Chuck Berry
"If you tried to give rock and roll another name, you might call it 'Chuck Berry."
-- John Lennon
Chuck Berry was a blues musician in St. Louis in the early 1950’s (working as a beautician to pay the rent) when he journeyed to Chicago in 1955 and ended up at Chess records. The result was the recording of “Maybelline” which became a million seller for the label. Berry was somewhat surprised because he was more at home with the blues than the hybrid of blues and country that “Maybelline” exemplified. But he continued to write and record commercially successful records for the label over the next several years, finding a special audience when he combined his new sound with teen topics. In 1958, “Sweet Little Sixteen” would become his highest rated record of the Elvis Era, reaching number two. The song for which he is perhaps most well known, “Johnny B. Goode” would reach #5. In all, Berry would have seven top ten hits to his credit. His only number one record came in 1972 with the novelty-joke song, “My Ding-a-ling.” His career went on hold in the early 1960’s when he was convicted ( the conviction is widely considered today to have been racially motivated) of violating the Mann Act and went to prison for two years. By the time he got out, he was an oldies afterthought. But when he was acknowledged by the new generation of rock musicians, notably The Rolling Stones, as a major influence on their music, Chuck Berry’s position of prominence in rock history was secured. The Beach Boys would be forced to give him partial song writing credit for “Surfin’ USA” which is blatantly based on “Sweet Little Sixteen.” In 1986 Chuck Berry was one of the original inductees to the Rock and Roll Hall of Fame. He was inducted by Keith Richards of the Rolling Stones.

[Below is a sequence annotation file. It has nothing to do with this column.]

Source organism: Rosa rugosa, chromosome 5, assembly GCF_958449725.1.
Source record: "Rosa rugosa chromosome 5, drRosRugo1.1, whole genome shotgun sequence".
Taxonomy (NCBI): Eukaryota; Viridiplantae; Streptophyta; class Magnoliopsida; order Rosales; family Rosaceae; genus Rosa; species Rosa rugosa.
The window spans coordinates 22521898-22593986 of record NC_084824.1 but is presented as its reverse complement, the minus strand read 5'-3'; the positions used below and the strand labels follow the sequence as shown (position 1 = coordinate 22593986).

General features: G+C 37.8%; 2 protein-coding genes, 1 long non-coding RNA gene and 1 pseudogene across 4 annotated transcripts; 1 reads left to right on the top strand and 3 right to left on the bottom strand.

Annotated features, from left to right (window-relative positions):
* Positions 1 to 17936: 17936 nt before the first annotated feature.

title week debuted highest ranking weeks on chart
Maybellene 8/20/1955 5 11
Roll Over Beethoven 6/30/1956 29 1
Brown Eyed Handsome Man 10/6/1956

School Day 4/20/1957 3 15
Rock & Roll Music 11/11/1957 8 13
Sweet Little Sixteen 2/24/1958 2 11
Johnny B. Goode 5/5/1958 8 11
Carol 9/15/1958 18 5
No Particular Place To Go 6/13/1964 10 7
You Never Can Tell 8/22/1964 14 5